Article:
As we journey through the Witness of Mark, we want to encourage you to first begin with the Daily Reading that will take you through the entire book of Mark. Then, read the First 15 Scripture and Reflection to dive a little deeper into verses from the Daily Reading.
Today's daily reading is: Mark 6:14-29
King Herod heard about this, for Jesus’ name had become well known. Some were saying, “John the Baptist has been raised from the dead, and that is why miraculous powers are at work in him.”
The Jesus movement was growing exponentially. Jesus was becoming “well known.” The kingdom of God, which Jesus compared to a mustard seed, had taken root and was spreading (Mark 4:30-32). “King Herod heard about this.” Jesus had just sent the Twelve out to preach. They announced the good news and demonstrated God’s reign. People responded. Jesus’ messengers invited others to enter the kingdom, to become disciples, to trust Jesus.
It is helpful to recall that kingdoms have kings. And when rival kingdoms emerge and begin to grow, those in positions of power take notice. “King Herod heard about this.” Jesus was a threat. Herod ruled as a kind of governor over the regions of Galilee and Perea. His title was tetrarch (literally, “ruler of a quarter”). His job was to oversee a portion of the empire on behalf of the Romans, to keep the peace, levy taxes, and serve as a liaison between the people of the land and their foreign overlords. If Jesus incited rebellion or revolution, then Herod would be accountable to the Romans.
Herod had asked around about Jesus. He heard various reports. “He is Elijah.” “He is John the Baptist, raised from the dead.” “He is like a prophet of old.” Herod favored the theory that Jesus was John the Baptist.
Herod had arrested John the Baptist and thrown him in prison. John preached the Messiah’s coming, telling the people to “prepare the way of the Lord.” His message called for repentance, turning from sin, and walking in righteousness. Herod was confronted by John, who told him his marriage was in violation of God’s commands. Herod had been divorced, as was his wife Herodias, who had previously been married to his brother Philip. Herodias wanted to kill John because of what he said about her marriage, but Herod feared him, and though Herod found him puzzling, he enjoyed listening to John. So Herod kept John in prison.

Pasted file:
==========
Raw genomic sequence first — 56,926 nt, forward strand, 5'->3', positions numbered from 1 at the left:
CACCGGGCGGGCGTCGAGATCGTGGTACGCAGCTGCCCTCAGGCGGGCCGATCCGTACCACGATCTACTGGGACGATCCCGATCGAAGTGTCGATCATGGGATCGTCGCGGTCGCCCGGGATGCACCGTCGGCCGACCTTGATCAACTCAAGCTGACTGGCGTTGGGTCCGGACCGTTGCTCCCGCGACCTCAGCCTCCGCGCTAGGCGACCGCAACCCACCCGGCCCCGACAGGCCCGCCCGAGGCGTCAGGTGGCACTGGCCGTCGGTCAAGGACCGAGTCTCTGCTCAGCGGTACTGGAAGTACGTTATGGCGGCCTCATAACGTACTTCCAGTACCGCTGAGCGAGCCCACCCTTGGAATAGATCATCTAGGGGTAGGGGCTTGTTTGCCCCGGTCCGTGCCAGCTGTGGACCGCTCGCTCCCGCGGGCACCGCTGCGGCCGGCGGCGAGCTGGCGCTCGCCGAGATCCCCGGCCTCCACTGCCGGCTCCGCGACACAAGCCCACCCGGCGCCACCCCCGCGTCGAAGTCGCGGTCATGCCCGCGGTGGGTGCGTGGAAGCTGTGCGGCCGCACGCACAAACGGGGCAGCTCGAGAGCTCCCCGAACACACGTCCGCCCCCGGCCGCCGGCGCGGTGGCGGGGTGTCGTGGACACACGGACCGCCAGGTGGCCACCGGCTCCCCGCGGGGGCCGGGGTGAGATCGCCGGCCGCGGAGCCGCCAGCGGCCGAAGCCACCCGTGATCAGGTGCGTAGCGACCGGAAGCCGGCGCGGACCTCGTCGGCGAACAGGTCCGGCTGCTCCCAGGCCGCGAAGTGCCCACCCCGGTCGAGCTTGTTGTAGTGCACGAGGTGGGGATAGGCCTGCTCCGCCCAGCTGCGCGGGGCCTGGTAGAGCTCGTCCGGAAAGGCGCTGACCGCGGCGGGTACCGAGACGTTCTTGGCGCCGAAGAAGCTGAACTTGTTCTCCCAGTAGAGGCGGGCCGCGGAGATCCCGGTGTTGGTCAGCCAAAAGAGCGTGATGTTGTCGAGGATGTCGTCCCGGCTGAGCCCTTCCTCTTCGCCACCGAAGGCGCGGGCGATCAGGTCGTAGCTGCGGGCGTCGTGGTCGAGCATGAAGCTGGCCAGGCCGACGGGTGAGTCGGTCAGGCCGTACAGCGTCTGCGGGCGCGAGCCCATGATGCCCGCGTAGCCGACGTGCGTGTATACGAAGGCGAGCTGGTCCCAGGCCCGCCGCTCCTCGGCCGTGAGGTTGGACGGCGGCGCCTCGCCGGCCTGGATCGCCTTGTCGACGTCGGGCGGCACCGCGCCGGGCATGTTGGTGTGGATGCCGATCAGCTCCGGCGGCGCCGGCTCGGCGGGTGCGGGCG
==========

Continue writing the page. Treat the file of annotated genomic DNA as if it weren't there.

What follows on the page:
But at “an opportune time,” Herodias took vengeance. Herod had gathered his officials and military commanders for a banquet, and invited the daughter of Herodias to dance for the men; a bold, bawdy, and scandalous decision. Mark tells us Herod was pleased by her dance, as were his guests, and Herod promised her anything she would like as a reward to honor her--up to half of his kingdom. The girl went to her mother and was advised to ask for the head of John the Baptist on a platter. She made the request, and because Herod could not go back on his word, gave the order. The girl gave John’s head to her mother. John’s disciples came, took away the body, and buried him in a tomb.
The name of Jesus was becoming well known, but the name of Herod was established. Mark contrasts the movement of Jesus with the kingdoms of this world, and thus darkens the horizon. If Herod did this to John the Baptist, what would be done to Jesus?
If we stand with Jesus, what does that mean for us?
In Matthew 5:11, Jesus says, “Blessed are you when people insult you, persecute you, and falsely say all kinds of evil against you because of me.” Those last three words are key: “because of me.” When we stand with Jesus, sometimes trouble will come. Sometimes doing, saying, and calling others to do what is right will be met with resistance. The kingdom of God is not unrivaled, but it is secure and unshakable (Hebrews 12:28-29). Therefore, as the writer of Hebrews says, we can be thankful, and worship God acceptably with reverence and awe.
We have no reason to fear the Herods of this world. We stand with Jesus and his kingdom, a kingdom that endures forever.
Father, grant me the courage and strength that I need today to reject the kingdoms of this world and to serve the kingdom of God. Trouble may come, but you are my peace. I am safe and secure in you, for your love is stronger than death. Amen.
Scripture taken from the Holy Bible, New International Version ® NIV ®. Copyright © 1973, 1978, 1984, 2014 by Biblica, Inc.®. Used by permission. All rights reserved worldwide.